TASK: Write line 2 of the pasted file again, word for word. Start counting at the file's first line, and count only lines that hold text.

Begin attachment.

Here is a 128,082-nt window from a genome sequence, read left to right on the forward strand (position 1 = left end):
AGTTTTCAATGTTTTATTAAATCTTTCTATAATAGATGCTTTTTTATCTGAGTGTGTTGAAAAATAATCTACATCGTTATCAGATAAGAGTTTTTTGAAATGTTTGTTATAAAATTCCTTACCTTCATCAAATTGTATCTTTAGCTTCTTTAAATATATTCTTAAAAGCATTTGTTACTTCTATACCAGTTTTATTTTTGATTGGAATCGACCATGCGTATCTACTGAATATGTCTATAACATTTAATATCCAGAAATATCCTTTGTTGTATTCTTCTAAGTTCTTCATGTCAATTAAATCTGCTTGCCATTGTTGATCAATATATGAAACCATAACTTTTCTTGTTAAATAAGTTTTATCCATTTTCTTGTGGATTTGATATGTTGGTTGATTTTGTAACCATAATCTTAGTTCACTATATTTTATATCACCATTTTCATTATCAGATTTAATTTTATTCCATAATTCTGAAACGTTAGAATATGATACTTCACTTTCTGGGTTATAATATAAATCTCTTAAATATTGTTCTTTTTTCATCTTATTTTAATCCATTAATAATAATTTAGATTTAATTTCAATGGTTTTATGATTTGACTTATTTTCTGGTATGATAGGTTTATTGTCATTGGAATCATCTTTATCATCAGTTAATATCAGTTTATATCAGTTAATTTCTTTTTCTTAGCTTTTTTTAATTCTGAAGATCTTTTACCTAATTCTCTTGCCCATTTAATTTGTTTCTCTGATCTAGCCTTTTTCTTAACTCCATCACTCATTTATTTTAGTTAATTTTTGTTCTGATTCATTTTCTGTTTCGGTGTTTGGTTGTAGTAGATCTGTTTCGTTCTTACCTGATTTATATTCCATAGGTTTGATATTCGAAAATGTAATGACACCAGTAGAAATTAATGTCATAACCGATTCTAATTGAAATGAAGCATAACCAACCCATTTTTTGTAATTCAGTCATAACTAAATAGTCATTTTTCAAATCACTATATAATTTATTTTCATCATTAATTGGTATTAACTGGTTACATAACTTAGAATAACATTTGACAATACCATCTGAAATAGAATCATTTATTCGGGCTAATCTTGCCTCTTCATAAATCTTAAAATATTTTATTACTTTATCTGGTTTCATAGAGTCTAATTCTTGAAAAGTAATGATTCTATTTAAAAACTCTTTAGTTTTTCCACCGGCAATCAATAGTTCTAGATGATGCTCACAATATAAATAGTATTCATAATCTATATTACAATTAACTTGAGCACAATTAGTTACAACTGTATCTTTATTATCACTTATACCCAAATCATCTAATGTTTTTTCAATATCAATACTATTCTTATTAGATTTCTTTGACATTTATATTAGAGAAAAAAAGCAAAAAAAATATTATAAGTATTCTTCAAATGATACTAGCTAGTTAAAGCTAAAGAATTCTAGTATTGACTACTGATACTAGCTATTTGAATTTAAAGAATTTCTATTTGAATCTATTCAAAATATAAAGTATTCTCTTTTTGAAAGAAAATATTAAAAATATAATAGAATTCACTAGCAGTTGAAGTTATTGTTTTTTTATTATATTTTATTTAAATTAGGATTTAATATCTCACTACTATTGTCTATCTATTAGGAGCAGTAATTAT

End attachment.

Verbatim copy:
AGTTTTCAATGTTTTATTAAATCTTTCTATAATAGATGCTTTTTTATCTGAGTGTGTTGAAAAATAATCTACATCGTTATCAGATAAGAGTTTTTTGAAATGTTTGTTATAAAATTCCTTACCTTCATCAAATTGTATCTTTAGCTTCTTTAAATATATTCTTAAAAGCATTTGTTACTTCTATACCAGTTTTATTTTTGATTGGAATCGACCATGCGTATCTACTGAATATGTCTATAACATTTAATATCCAGAAATATCCTTTGTTGTATTCTTCTAAGTTCTTCATGTCAATTAAATCTGCTTGCCATTGTTGATCAATATATGAAACCATAACTTTTCTTGTTAAATAAGTTTTATCCATTTTCTTGTGGATTTGATATGTTGGTTGATTTTGTAACCATAATCTTAGTTCACTATATTTTATATCACCATTTTCATTATCAGATTTAATTTTATTCCATAATTCTGAAACGTTAGAATATGATACTTCACTTTCTGGGTTATAATATAAATCTCTTAAATATTGTTCTTTTTTCATCTTATTTTAATCCATTAATAATAATTTAGATTTAATTTCAATGGTTTTATGATTTGACTTATTTTCTGGTATGATAGGTTTATTGTCATTGGAATCATCTTTATCATCAGTTAATATCAGTTTATATCAGTTAATTTCTTTTTCTTAGCTTTTTTTAATTCTGAAGATCTTTTACCTAATTCTCTTGCCCATTTAATTTGTTTCTCTGATCTAGCCTTTTTCTTAACTCCATCACTCATTTATTTTAGTTAATTTTTGTTCTGATTCATTTTCTGTTTCGGTGTTTGGTTGTAGTAGATCTGTTTCGTTCTTACCTGATTTATATTCCATAGGTTTGATATTCGAAAATGTAATGACACCAGTAGAAATTAATGTCATAACCGATTCTAATTGAAATGAAGCATAACCAACCCATTTTTTGTAATTCAGTCATAACTAAATAGTCATTTTTCAAATCACTATATAATTTATTTTCATCATTAATTGGTATTAACTGGTTACATAACTTAGAATAACATTTGACAATACCATCTGAAATAGAATCATTTATTCGGGCTAATCTTGCCTCTTCATAAATCTTAAAATATTTTATTACTTTATCTGGTTTCATAGAGTCTAATTCTTGAAAAGTAATGATTCTATTTAAAAACTCTTTAGTTTTTCCACCGGCAATCAATAGTTCTAGATGATGCTCACAATATAAATAGTATTCATAATCTATATTACAATTAACTTGAGCACAATTAGTTACAACTGTATCTTTATTATCACTTATACCCAAATCATCTAATGTTTTTTCAATATCAATACTATTCTTATTAGATTTCTTTGACATTTATATTAGAGAAAAAAAGCAAAAAAAATATTATAAGTATTCTTCAAATGATACTAGCTAGTTAAAGCTAAAGAATTCTAGTATTGACTACTGATACTAGCTATTTGAATTTAAAGAATTTCTATTTGAATCTATTCAAAATATAAAGTATTCTCTTTTTGAAAGAAAATATTAAAAATATAATAGAATTCACTAGCAGTTGAAGTTATTGTTTTTTTATTATATTTTATTTAAATTAGGATTTAATATCTCACTACTATTGTCTATCTATTAGGAGCAGTAATTAT